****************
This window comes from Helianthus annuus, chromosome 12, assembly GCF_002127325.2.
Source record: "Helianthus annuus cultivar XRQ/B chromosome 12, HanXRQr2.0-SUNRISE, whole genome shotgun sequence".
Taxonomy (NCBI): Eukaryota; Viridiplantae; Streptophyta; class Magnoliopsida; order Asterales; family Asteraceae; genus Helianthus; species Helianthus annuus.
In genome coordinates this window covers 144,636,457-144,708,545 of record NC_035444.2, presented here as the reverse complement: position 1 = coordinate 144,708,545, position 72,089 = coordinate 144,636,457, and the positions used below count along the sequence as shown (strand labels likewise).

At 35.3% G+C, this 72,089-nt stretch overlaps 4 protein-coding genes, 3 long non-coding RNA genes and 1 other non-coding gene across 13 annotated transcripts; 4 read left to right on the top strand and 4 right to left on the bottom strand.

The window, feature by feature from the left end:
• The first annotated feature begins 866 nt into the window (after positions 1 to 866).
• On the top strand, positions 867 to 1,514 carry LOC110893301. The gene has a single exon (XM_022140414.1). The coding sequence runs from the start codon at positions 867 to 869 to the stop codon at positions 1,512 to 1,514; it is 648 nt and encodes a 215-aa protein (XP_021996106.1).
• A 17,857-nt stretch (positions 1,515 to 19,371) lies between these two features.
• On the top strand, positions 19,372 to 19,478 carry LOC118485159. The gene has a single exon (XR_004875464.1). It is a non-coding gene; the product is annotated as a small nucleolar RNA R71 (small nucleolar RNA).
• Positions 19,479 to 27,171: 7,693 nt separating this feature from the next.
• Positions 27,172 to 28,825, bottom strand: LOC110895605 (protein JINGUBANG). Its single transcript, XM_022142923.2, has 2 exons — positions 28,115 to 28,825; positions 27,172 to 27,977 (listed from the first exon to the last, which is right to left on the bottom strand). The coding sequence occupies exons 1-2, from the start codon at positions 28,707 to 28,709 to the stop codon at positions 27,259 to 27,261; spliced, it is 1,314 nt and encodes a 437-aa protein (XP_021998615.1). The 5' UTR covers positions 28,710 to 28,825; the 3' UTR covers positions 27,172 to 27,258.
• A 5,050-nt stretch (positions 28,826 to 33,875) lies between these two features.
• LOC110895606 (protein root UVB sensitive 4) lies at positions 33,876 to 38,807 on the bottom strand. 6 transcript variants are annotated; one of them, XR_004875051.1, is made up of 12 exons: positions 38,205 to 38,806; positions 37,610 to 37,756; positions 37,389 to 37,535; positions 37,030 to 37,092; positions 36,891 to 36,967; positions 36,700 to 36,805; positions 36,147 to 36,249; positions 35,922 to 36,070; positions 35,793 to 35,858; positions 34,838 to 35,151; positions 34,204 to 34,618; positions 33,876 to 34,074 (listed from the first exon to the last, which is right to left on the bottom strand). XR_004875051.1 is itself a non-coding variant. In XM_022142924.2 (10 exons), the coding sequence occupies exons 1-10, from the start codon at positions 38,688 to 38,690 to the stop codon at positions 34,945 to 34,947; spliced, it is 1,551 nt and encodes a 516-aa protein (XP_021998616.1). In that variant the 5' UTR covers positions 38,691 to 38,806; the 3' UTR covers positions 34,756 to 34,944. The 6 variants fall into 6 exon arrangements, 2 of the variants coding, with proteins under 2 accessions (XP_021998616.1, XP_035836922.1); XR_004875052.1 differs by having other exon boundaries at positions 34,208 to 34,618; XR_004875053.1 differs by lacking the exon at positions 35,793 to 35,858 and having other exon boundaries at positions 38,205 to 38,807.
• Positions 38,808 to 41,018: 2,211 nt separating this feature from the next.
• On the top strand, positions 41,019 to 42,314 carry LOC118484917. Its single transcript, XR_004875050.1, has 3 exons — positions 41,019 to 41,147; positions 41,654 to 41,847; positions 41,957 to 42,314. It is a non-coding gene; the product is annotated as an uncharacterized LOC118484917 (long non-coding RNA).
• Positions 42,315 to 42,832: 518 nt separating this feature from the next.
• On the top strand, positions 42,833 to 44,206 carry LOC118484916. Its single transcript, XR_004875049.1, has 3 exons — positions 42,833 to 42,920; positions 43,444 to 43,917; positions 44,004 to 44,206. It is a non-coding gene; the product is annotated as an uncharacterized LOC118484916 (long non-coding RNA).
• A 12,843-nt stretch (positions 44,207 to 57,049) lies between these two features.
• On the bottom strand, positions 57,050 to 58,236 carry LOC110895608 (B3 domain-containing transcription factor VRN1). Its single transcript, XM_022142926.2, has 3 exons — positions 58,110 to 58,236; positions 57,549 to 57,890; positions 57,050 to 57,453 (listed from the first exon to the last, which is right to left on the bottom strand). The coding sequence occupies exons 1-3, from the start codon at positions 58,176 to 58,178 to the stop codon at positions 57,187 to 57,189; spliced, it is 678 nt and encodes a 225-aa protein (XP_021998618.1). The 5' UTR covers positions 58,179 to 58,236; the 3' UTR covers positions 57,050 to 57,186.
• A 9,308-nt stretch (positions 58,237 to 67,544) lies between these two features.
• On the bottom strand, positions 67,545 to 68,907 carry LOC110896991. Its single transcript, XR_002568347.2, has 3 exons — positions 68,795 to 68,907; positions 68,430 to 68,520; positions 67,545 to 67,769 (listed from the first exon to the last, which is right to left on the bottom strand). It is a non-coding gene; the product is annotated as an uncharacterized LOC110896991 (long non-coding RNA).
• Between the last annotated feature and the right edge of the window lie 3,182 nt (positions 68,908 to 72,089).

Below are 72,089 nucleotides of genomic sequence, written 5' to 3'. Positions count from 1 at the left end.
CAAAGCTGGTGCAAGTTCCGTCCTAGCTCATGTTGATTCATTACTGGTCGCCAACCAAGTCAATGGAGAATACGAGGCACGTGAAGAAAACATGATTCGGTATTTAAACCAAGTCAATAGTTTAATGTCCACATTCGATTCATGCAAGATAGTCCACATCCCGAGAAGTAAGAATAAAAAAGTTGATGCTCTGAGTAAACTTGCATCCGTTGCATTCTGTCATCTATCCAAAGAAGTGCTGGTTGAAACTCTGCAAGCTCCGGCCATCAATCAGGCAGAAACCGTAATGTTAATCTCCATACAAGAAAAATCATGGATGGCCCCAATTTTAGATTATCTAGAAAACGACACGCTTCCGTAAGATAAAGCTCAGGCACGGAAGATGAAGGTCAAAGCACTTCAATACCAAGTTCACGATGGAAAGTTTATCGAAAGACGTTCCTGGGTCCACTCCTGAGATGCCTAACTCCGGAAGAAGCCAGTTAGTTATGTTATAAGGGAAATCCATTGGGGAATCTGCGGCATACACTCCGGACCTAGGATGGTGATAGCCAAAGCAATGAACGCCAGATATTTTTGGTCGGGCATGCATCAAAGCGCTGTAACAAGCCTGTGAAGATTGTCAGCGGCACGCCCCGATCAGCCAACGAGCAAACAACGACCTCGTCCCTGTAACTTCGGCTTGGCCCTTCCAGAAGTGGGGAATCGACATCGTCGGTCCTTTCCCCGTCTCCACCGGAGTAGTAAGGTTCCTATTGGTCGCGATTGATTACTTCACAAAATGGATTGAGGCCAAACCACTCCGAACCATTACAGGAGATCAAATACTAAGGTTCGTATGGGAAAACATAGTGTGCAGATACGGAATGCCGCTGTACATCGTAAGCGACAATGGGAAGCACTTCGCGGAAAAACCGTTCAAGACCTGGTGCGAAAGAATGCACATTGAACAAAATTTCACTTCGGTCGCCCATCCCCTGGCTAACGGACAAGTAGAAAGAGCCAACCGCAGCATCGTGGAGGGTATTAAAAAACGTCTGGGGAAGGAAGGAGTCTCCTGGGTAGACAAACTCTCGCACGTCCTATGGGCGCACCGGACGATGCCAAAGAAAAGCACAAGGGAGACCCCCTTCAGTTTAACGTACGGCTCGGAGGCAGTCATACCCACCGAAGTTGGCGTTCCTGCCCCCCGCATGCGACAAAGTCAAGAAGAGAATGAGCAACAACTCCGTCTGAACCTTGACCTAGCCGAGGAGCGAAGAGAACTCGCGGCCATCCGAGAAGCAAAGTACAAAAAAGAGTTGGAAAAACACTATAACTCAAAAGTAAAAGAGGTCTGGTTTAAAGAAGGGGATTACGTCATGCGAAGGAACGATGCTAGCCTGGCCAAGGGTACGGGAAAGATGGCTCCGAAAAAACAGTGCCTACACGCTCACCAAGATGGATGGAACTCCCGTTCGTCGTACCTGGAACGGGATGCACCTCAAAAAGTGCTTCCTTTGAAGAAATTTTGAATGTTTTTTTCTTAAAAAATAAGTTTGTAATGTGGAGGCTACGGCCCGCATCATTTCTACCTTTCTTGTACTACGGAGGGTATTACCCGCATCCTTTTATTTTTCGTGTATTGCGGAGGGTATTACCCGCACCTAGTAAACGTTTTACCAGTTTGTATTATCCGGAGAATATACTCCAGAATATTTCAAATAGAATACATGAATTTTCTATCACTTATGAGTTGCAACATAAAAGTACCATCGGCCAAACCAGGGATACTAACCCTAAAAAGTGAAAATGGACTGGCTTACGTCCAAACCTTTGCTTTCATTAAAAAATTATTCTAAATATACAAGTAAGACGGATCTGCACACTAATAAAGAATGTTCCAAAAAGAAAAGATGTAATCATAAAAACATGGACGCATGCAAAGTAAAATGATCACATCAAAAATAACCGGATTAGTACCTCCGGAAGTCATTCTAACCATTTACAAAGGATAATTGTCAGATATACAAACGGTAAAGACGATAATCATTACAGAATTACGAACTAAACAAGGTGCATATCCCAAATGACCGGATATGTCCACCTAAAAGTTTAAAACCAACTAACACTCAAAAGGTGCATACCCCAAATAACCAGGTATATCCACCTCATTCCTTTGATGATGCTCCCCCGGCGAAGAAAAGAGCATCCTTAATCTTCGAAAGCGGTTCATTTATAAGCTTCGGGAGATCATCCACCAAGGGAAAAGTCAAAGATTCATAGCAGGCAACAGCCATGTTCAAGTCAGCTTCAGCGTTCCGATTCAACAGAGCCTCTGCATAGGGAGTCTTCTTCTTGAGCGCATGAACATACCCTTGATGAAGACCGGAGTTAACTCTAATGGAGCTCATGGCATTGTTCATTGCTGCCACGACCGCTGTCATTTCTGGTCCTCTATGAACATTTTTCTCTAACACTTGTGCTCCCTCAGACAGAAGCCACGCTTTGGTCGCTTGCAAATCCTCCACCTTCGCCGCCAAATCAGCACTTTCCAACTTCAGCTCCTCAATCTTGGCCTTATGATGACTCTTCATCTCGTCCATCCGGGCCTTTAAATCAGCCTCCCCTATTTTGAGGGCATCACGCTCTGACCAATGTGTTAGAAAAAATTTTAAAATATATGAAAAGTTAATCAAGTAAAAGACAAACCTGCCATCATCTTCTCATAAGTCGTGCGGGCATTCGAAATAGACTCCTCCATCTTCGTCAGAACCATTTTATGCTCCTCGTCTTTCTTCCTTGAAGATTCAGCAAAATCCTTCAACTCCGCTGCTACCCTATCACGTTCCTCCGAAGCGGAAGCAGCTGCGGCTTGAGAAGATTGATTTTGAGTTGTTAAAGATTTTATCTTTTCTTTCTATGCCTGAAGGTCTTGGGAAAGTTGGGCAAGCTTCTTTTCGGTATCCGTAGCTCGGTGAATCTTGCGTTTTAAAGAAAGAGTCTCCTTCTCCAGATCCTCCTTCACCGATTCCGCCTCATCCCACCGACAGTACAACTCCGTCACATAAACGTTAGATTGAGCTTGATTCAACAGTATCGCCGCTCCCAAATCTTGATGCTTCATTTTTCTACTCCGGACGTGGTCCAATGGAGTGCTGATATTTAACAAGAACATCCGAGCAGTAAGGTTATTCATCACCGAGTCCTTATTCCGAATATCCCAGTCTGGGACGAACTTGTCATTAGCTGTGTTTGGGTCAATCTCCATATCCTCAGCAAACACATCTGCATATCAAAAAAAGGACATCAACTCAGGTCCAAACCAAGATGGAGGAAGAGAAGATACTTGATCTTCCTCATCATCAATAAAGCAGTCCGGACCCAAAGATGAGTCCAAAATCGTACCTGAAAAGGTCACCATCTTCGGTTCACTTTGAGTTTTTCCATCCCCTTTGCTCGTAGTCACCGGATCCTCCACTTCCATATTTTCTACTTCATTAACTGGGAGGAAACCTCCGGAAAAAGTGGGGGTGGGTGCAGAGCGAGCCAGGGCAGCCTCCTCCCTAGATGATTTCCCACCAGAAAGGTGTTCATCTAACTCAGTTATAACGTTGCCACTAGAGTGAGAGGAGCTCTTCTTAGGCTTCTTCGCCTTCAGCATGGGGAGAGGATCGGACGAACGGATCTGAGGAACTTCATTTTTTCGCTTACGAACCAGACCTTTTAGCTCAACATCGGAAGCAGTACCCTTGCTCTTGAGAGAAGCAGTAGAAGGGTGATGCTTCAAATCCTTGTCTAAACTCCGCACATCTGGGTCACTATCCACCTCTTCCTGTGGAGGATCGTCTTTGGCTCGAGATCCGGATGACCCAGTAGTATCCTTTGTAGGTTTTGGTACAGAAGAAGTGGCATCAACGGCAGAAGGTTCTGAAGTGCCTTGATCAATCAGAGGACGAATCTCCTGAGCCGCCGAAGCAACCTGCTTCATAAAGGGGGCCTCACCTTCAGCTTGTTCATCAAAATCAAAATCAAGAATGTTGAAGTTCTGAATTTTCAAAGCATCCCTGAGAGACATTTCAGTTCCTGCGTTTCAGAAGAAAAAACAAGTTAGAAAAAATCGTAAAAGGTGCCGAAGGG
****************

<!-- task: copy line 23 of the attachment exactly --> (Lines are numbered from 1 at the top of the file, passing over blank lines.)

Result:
• Between the last annotated feature and the right edge of the window lie 3,182 nt (positions 68,908 to 72,089).